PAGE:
Skip to main content

Public health policy-making for hearing loss: stakeholders’ evaluation of a novel eHealth tool

Abstract

Background

Hearing loss (HL) affects 466 million people of all ages worldwide, with a rapidly increasing prevalence, and therefore requires appropriate public health policies. Multi-disciplinary approaches that make use of eHealth services can build the evidence to influence public policy. The European Union-funded project EVOTION developed a platform that is fed with real-time data from hearing aids, a smartphone, and additional clinical data and makes public health policy recommendations based on hypothetical public health policy-making models, a big data engine and decision support system. The present study aimed to evaluate this platform as a new tool to support policy-making for HL.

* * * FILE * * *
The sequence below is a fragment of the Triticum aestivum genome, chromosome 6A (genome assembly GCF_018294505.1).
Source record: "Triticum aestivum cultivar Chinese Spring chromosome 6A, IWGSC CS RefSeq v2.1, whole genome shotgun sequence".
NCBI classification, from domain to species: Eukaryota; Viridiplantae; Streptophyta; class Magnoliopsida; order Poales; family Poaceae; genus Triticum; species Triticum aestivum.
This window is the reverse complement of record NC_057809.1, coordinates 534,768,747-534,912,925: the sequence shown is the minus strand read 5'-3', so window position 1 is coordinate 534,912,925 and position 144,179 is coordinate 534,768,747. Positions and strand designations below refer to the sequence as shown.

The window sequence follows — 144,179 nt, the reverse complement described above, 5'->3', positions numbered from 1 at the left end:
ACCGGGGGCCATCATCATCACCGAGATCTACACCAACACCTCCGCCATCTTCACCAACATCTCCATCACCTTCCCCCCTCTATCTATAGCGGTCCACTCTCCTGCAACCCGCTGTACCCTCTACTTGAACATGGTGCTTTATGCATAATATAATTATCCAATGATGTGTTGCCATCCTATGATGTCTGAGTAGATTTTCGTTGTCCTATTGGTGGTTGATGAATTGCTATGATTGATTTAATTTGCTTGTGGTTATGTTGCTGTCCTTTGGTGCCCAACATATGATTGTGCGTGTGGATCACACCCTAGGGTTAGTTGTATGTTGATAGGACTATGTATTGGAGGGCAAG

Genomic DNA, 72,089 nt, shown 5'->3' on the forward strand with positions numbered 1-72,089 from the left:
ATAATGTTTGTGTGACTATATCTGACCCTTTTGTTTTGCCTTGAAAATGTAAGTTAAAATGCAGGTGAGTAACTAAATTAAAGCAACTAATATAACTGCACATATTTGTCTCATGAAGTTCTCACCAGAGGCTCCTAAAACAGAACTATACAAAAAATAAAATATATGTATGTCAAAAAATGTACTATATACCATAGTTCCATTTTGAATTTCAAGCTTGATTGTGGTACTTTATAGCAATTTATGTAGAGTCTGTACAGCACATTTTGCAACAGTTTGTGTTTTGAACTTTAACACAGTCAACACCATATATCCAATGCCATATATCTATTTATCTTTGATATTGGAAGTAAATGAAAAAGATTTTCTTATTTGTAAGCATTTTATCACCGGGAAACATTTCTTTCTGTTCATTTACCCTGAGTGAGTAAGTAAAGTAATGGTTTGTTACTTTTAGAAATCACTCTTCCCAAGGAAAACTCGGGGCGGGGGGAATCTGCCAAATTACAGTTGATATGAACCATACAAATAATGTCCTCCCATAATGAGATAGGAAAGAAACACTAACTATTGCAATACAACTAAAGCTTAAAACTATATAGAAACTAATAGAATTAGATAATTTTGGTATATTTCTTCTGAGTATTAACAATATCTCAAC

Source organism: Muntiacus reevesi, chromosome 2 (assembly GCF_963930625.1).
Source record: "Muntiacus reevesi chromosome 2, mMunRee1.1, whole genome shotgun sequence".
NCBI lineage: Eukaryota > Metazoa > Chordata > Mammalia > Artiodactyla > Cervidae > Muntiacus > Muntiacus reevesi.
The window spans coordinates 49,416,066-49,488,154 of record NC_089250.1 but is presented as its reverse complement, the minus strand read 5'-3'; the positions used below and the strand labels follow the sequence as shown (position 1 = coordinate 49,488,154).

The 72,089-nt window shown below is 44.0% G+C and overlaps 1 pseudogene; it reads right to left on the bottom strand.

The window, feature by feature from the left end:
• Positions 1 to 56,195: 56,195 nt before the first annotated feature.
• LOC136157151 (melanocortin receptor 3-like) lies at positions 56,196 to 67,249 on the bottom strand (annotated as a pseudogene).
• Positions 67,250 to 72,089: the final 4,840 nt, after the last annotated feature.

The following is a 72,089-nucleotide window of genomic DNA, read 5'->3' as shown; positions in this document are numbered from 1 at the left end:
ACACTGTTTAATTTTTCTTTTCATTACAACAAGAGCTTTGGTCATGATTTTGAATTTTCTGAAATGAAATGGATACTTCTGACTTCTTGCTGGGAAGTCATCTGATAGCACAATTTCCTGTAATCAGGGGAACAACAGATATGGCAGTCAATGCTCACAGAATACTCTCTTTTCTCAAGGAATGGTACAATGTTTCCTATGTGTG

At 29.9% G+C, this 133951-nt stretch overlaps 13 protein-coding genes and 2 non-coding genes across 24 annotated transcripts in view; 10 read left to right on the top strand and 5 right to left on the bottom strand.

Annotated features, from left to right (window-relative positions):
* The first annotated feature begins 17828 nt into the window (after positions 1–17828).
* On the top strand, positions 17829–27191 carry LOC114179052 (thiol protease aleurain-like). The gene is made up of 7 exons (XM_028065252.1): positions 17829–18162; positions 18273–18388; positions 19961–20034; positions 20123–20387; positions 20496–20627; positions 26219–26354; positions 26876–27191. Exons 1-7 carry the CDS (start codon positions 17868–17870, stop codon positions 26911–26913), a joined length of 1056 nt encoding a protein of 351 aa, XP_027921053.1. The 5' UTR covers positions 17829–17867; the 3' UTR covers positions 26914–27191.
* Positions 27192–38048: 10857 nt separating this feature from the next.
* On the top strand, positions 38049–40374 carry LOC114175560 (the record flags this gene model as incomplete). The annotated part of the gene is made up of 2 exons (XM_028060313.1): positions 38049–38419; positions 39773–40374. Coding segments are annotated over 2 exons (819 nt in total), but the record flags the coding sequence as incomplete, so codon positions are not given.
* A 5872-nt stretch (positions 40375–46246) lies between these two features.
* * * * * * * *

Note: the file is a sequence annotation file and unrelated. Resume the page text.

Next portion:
Methods

A total of 23 key stakeholders in the United Kingdom, Croatia, Bulgaria and Poland evaluated the platform according to the Strengths, Weaknesses, Opportunities and Threats methodology.

Results

There was consensus that the platform, with its advanced technology as well as the amount and variety of data that it can collect, has huge potential to inform commissioning decisions, public health regulations and affect healthcare as a whole. To achieve this, several limitations and external risks need to be addressed and mitigated. Differences between countries highlighted that the EVOTION tool should be used and managed according to local constraints to maximise success.

Conclusion

Overall, the EVOTION platform can equip HL policy-makers with a novel data-driven tool that can support public health policy-making for HL in the future.

Peer Review reports

Introduction

Hearing loss as a public health issue